Hi I went to play my red strat and the trem arm fell out, it seems the thread is stripped out, I’m not sure if I should cut a bigger thread or try and re sleeve it, has anyone else had this problem? Matthew
hi mate, ive suggested this to people on here before .mine was so stripped I could push the arm in and out without even turning it.all you need is some sewing cotton .wrap it tightly and neatly up and down the thread trying to keep it a uniform thickness.youll have to try a few different amounts ,it wants to be so you force it in whist turning.when you get it right you will have a positive trem action and it will stay where you want, but still move easily. seeemples !
drill the hole out to 7mm, insert a bit of clear plastic tube ( 5mm I/d and screw arm back in, it will last a lifetime, the arm stays where you place it and no free play, this is a permanent fix and costs next to nothing, I have done around 6 Strats using this method
I know it sounds drastic, but with a modicum of care, the results are spectacular, Somewhere in the archives there is a video of a guy in Australia demonstrating how to do this mod. ( he was a regular contributor at one time )
Hi Mathew, i ordered this bridge from China to replace a friends dodgy bridge, it was good enough for me to order one for myself too! It takes a couple of weeks though. The trem is push in and tightens with an Allen screw. Cheers ps just over £16
www.the well known auction site.co.uk/itm/Wilkinson-52-5mm-Vintage-Guitar-Tremolo-Bridge-For-Squier-Mexico-Fender-Strat-ST-/392766261722?_trksid=p2349624.m46890.l49292
Yep, if you don't want to do too much, what Mick says works well, PTF tape, is useless , cotton is a bit better, even throwing a lot of money at it works, but Mick and my version is the best that I have come across.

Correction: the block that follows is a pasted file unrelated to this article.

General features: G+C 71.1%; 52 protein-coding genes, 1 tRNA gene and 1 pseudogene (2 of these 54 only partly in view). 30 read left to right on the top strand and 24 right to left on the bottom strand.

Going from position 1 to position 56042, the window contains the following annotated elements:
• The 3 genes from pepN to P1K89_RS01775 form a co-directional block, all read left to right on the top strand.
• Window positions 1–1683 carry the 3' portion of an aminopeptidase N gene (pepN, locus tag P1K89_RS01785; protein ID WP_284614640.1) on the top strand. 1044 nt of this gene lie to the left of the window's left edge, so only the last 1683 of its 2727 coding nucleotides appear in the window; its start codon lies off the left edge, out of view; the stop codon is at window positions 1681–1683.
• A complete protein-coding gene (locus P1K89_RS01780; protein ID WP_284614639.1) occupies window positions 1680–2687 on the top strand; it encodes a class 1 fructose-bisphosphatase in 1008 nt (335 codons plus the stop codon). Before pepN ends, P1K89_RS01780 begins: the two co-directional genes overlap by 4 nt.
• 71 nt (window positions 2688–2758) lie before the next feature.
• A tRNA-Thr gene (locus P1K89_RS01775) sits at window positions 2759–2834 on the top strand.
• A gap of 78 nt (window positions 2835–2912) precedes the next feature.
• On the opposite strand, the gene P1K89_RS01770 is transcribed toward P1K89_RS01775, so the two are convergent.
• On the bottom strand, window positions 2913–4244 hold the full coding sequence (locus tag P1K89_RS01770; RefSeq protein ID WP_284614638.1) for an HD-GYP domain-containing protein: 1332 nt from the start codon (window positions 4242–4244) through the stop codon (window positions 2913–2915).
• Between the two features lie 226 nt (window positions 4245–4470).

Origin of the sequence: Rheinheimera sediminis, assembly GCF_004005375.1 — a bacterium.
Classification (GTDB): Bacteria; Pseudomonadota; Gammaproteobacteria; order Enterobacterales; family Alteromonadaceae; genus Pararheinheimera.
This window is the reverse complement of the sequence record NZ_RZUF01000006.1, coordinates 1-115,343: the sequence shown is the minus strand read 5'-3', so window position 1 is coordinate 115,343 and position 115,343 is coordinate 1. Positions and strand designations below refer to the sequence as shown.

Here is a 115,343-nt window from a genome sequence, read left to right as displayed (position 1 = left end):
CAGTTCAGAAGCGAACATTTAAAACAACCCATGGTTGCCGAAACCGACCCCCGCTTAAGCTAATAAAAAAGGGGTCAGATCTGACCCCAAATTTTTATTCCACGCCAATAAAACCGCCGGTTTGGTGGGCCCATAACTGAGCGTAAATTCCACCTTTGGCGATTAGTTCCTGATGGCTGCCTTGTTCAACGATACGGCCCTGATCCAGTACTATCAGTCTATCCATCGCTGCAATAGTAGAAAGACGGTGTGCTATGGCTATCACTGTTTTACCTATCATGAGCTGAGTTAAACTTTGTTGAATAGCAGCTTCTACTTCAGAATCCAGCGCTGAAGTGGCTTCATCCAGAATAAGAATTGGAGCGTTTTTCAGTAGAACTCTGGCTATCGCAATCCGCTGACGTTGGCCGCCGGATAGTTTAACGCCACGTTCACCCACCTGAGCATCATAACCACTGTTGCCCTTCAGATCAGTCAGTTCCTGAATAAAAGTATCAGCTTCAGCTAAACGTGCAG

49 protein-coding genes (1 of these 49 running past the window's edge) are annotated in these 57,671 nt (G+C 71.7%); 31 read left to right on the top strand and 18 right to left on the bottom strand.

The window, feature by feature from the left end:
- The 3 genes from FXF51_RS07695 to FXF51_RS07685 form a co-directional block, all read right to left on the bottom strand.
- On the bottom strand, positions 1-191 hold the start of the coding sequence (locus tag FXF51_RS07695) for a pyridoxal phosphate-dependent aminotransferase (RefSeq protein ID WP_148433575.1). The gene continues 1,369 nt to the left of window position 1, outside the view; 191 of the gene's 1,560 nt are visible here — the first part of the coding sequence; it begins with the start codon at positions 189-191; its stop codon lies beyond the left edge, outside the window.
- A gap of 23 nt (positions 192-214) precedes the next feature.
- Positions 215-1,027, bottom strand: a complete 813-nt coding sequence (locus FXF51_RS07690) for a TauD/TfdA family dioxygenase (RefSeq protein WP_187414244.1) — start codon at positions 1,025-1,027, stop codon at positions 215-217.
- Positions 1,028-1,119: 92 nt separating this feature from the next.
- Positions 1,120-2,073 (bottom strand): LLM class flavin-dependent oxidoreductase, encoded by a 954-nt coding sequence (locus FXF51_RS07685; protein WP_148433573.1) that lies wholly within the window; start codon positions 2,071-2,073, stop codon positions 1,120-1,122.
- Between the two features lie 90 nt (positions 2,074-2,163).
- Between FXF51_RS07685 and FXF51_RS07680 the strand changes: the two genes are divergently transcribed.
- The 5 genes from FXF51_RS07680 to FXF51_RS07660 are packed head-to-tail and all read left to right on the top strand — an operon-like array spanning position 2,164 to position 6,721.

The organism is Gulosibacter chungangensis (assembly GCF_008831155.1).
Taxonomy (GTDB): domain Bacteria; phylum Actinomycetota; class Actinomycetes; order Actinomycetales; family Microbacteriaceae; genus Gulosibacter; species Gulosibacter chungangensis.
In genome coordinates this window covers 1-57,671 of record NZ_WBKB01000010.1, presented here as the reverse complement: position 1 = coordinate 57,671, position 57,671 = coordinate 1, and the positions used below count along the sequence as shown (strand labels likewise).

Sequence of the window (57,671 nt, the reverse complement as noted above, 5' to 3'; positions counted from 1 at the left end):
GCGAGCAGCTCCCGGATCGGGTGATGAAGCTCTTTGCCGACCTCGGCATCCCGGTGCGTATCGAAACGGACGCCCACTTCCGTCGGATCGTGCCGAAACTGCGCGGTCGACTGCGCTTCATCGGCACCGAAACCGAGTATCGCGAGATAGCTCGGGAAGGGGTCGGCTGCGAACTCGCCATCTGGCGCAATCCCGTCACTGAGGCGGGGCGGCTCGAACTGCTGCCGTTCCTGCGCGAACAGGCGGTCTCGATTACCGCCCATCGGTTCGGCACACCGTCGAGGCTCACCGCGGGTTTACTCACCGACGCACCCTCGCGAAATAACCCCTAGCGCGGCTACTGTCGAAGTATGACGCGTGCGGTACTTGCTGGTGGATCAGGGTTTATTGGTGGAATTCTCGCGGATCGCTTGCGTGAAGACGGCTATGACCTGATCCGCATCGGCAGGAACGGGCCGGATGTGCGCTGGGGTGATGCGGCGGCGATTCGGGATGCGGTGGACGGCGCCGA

All depends how much deterioration you got on your screw thread! Also into the mix is, how much play/rattle you allowed/wanted on your trem arm. Some like to have zero play on the arm. Some like zero play and when the arm is released it falls in position.(so it's easy and quick to grab) Some like a little play,so they have a kind of "delay" on the arm so they don't detune the strings while holding the arm. Some like so much play, the arm falls downward very quick when let loose. If you have a little play PTFE tape works for thousands of peeps including Hank, before he had the VML system. If you have some more play cotton is the way to go. If you have such play you almost stripped out the zip method is game. When your arm fall out your block when you hold the guitar in a certain angle, only a new block helps. Of course when your a handy DIY and you are brave enough and can drill out your block, to insert an steel or plastic probe or a plastic tube etc. your happy as Larry too. When I read peeps done the plastic/rubber tube insert, I'm always curious what kind and measurement those tubes are.
All above depends also, if you take out the arm every time when you cased the strat. When your arm isn't angled to high away from your guitar...it's easy to keep the arm in,when the case is closed. Just turn the arm approx towards/above the jack plate pointing the tip to the corner of the case. Burns Marvin users keeping the arm on the guitar almost always. When you screw the arm out every time, it ads to the wear of the block, and in case you use PTFE tape or cotton that won't last long.
The garden zip ties that I use are made of plastic. In normal use the tail end is threaded through the head at the other end to form a loop and as it is pulled through it gets tighter They come in all sorts of sizes, but you only need the tail end of a suitable small tie for our purposes. If the one you use does not tighten the arm sufficiently - try another one that is a bit bigger. - and visa versa.
The problem with a floppy tremolo arm is really the result of constantly pushing down on the arm causing the threaded area in the hole to open a little. If the Arm and the block are both made of hard steel this would not happen, but blocks are often made from a softer material. A garden tie takes up the slack.